Author Archives: Michael Tomb

Not the Trinity

selfportraitasshadow_08_09_10_11_vibrantwI am not The Owner.
I am not The Cook.
I am not The Menu.
I am just the waiter, serving you all.

I am not The Light.
I am not The Dark.
I am not The Rainbow.
I am just the eyes, looking for you all.

I am not The Man.
I am not The Woman.
I am not The Child.
I am just the soul, touched by you all.

I am not The Leader.
I am not The Follower.
I am not The Revolution.

I am just the teammate working with you all.

I am not The Father.
I am not The Son.
I am not The Holy Ghost.
I am just the brother, loving you all.

Forty Four #HashTags Forming a Poem.

Love for President of the Plane“But the things that proceed out of the mouth come from the heart, and those defile the man. For out of the heart come evil thoughts…”

#NeverSexualPredator. #NeverMisogynist.

#NeverHomophobe. #NeverIslamophobe.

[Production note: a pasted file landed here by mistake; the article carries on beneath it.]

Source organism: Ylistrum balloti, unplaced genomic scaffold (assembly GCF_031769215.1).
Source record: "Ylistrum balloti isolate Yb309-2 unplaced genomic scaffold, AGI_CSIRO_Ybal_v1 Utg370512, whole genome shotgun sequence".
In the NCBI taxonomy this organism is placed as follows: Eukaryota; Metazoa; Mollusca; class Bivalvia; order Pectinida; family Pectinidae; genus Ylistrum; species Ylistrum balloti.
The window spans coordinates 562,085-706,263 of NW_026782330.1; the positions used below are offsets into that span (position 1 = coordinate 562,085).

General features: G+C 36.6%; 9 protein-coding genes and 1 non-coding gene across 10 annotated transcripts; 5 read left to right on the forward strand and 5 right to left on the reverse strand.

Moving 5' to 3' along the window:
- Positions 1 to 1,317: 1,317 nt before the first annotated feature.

Always #BlackLivesMatter.
Always #GiveLoveaChance.
Always #RespectDiversity:
Always #DiversityofPeoples.
Always #DiversityofSpecies.
Always #CitizenoftheWorld. 
Always #JustOneSoulofOneSpeciesonOnePlanet. 

Always on #SpaceshipEarth.

Always #WiththeLeastofThese.
Always #WithThem.
Always #WithYou.

On litmus tests of patriotism

There was a man I once knew who refused to salute the flag, take the pledge or sing the anthem. He was about 12 years old when the linked photo to the right was taken.  Like many of my relatives, my uncle rejected any physical or verbal overt act of obeisance to national symbols on the grounds of idolatry. This was because his religion forbade such displays. By refusing to salute the flag, he believed that he was respecting another clause within the same decalogue which forbids the killing of another person.  To him, the commandment against the worshipping of graven images took priority over demonstrating patriotism along with the crowd.